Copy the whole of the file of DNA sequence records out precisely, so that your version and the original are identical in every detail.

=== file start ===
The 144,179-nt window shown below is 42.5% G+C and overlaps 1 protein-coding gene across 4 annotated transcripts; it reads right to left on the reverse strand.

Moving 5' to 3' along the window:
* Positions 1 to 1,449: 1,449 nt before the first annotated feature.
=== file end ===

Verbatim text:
The 144,179-nt window shown below is 42.5% G+C and overlaps 1 protein-coding gene across 4 annotated transcripts; it reads right to left on the reverse strand.

Moving 5' to 3' along the window:
* Positions 1 to 1,449: 1,449 nt before the first annotated feature.